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The European skiers have once again checked into the hotels of this small Swiss village, replacing the attendees of the Annual Meeting of the World Economic Forum. (ARND WIEGMANN/REUTERS)
The European skiers have once again checked into the hotels of this small Swiss village, replacing the attendees of the Annual Meeting of the World Economic Forum. (ARND WIEGMANN/REUTERS)

World Economic Forum

Examining the true meaning of Davos Add to ...

Through its Women Leaders and Gender Parity Programme, the Forum is getting high-level leaders to pledge personal and organizational commitments towards gender parity. The goal is to close the economic gender gap through best practice exchange, collaboration and innovation.

The Forum also helped form a group known as the Young Global Leaders, which brings together 700 exceptional young people under the age of 40 who share a commitment to shaping the global future. Members come from all around the world, and represent business, government, civil society, arts & culture, academia and media, as well as social entrepreneurs. The group is an independent not-for-profit foundation supervised by the Swiss government. It works closely with the Forum to integrate young leaders into deep interaction with other stakeholders of global society.

In a trip to Sao Paulo last year, I met with a number of my young Twitter followers who created a hashtag #coffeewithDon. One of these, 25-year-old Tomás de Lara, was building a successful crowd-sourcing platform to finance social entrepreneurs in Brazil. He asked me about the Forum and I told him about the Global Shapers – a Forum community of thousands of young leaders under the age of 30 in cities around the world. I arrived at Davos this year to learn that Mr. de Lara was one of the Global Shapers in attendance. We celebrated his success and discussed his plans going forward.

The meaning of Davos

The key point is that the Forum is really an example of a new model of global problem solving, co-operation and governance.

Throughout the 20th century, nation-states co-operated to build global institutions to facilitate joint action and address global problems. Many of these organizations were created in the aftermath of the Second World War. They include the International Monetary Fund, the World Bank, the United Nations, the G8, the World Trade Organization and numerous other organizations based on nation-states. For decades, these large international institutions, including the European Union, have wrestled with some of the world’s most intractable problems –the kind of problems that don’t fit neatly into departmental pigeonholes.

But progress has been slow or non-existent.

Just look at the inability of the G8 and G20 to address the global economic crisis; the Doha Development Round of the World Trade Organization; and the Copenhagen and Cancun conferences on climate change. They show that formal international systems for co-operation are failing in achieving world goals of economic growth, climate protection, poverty eradication, conflict avoidance, human security and behaviour based on shared values.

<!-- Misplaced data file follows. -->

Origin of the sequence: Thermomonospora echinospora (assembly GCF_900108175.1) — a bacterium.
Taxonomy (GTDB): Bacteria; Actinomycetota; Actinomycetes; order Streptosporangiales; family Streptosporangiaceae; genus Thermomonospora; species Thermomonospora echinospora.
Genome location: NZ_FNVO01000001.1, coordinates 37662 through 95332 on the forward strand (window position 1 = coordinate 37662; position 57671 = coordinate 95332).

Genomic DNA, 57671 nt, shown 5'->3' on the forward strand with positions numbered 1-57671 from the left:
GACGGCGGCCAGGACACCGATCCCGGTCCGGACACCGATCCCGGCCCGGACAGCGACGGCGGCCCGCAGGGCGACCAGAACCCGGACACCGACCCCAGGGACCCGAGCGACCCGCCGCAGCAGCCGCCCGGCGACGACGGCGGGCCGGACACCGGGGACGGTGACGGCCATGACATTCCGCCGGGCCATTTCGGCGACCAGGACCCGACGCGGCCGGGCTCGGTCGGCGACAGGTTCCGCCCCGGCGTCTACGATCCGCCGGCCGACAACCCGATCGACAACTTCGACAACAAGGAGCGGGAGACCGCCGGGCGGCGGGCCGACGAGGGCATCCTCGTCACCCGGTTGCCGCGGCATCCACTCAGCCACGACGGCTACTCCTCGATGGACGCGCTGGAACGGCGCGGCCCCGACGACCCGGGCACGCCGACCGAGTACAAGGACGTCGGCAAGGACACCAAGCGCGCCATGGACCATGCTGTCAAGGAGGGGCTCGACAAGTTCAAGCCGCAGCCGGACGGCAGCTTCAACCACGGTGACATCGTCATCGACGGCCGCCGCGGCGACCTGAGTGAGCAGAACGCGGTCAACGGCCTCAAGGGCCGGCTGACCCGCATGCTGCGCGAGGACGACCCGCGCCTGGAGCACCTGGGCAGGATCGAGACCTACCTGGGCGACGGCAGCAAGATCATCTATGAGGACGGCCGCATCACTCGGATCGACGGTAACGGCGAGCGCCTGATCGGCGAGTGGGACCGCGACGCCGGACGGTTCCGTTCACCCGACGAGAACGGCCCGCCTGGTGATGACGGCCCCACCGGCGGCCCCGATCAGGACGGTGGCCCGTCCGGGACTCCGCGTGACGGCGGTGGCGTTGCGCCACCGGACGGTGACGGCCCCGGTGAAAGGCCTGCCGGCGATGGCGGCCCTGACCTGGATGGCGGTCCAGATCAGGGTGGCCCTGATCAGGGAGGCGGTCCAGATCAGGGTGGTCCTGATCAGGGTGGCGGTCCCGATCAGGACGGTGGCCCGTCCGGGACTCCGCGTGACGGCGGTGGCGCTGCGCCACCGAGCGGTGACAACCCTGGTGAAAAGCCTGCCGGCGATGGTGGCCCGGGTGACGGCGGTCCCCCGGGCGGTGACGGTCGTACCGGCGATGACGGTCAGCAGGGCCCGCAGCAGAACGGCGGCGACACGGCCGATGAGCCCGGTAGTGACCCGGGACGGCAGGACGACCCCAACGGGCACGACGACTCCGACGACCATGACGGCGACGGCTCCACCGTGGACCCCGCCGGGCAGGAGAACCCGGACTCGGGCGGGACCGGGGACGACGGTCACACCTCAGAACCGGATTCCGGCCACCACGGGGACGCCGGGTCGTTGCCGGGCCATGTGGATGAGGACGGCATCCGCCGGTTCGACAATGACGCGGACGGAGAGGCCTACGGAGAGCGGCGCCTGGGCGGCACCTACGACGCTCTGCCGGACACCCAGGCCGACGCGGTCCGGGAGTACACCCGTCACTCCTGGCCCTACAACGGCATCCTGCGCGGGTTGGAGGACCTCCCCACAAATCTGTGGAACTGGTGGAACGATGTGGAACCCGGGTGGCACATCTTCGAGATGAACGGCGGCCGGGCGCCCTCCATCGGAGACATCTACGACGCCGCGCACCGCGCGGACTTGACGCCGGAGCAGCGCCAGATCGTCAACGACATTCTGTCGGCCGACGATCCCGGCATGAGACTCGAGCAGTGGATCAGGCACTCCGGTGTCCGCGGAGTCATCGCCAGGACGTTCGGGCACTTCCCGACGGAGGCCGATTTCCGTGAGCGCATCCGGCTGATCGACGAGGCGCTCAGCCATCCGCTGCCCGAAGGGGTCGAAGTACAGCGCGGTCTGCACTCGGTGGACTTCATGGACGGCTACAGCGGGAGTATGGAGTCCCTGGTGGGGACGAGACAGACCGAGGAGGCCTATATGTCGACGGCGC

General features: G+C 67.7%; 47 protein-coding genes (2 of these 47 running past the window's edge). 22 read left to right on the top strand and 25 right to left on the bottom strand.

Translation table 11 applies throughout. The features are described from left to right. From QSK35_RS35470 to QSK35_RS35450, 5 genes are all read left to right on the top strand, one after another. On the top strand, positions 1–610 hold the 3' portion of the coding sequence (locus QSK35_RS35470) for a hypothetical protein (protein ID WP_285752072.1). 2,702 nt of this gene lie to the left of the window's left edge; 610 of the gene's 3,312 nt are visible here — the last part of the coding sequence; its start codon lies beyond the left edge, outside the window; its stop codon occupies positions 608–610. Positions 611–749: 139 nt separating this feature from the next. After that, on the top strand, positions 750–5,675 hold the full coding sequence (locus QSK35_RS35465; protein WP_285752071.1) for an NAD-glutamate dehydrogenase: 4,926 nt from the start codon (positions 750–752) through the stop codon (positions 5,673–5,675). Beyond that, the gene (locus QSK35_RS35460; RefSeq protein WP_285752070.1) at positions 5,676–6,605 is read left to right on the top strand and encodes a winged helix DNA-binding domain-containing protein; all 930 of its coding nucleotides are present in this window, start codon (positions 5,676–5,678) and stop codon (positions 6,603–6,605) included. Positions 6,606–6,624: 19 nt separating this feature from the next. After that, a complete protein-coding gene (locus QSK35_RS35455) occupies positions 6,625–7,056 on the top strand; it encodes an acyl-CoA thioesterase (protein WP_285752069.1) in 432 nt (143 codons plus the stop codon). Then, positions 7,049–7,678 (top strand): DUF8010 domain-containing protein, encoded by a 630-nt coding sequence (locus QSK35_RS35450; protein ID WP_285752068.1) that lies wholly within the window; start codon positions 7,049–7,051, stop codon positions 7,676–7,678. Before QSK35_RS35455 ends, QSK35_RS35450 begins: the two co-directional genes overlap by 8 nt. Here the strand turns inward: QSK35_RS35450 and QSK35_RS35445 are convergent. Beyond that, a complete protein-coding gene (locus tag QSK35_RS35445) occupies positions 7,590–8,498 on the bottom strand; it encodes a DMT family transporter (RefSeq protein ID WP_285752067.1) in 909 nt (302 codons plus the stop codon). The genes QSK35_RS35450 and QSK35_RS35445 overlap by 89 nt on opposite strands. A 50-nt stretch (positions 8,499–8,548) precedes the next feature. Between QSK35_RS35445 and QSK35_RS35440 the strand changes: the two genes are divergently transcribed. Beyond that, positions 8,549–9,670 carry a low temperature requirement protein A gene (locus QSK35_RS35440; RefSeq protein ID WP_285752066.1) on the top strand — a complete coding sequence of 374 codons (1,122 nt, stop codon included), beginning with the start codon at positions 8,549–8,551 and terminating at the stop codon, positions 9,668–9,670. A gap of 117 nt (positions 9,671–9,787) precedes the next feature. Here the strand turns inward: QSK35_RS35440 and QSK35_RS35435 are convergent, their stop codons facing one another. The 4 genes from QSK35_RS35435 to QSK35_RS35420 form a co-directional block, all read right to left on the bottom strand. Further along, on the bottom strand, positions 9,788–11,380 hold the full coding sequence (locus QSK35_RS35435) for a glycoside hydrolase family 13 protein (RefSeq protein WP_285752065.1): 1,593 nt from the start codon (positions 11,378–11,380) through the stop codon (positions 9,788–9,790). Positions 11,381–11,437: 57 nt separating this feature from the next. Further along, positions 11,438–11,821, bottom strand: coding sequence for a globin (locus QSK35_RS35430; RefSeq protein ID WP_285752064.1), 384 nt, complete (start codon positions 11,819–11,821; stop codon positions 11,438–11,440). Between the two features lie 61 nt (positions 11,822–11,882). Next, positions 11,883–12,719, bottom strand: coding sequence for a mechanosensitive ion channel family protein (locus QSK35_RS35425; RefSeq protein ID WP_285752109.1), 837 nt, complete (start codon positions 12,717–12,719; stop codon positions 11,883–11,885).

Conversely, many of the positive developments happening around the world, such as the struggles for democracy in North Africa, are not being made because of our global systems for co-operation but rather through new networks of citizens, civil society organizations and other stakeholders uniting around a common cause.

Today we see a fundamental change emerging regarding how global problems can be solved. New non-state networks of civil society, private-sector, government and individual stakeholders are achieving new forms of co-operation, social change and even the production of global public value. They address every conceivable issue facing humanity, from poverty, human rights, health and the environment, to economic policy, war and even the governance of the Internet itself.

Enabled by the digital revolution, these networks are now proliferating across the planet and increasingly having an important impact in solving global problems and enabling global cooperation and governance. Call them global solution networks, of which the World Economic Forum is a prime example.

It was a network of governments, private companies, civil society organizations, and individual citizens – the new four pillars of society – that organized to solve the crisis in Haiti. Rather than building more massive global bureaucracies, it makes sense to embrace more agile, networked structures enabled by global networks for new kinds of collaboration.

As I said in the CBC exchange with Mr. Chakrabortty, people like him throw mud on the windshield of progress. They do a disservice to the hard-working people around the world in organizations like the Forum that are trying to make a difference.

To be sure, there are tough issues with all these new networks. To whom are they accountable? They may be inspired, but are they legitimate? Ultimately, these new approaches will be measured by their efficacy – as the world scrutinizes their actual impact on solving global problems.

But if you ask Marc Kielburger, Geoff Cape, Juliana Rotich or Tomás de Lara, they’ll tell you that this is, in fact, progress.

Don Tapscott reportedfrom Davos daily for The Globe and Mail. This is his last instalment. He is an adjunct professor at the Rotman School of Management and the author of 14 books. He just released a TED book (with Anthony D. Williams) called Radical Openness: Four Unexpected Principles for Success. Twitter: @dtapscott

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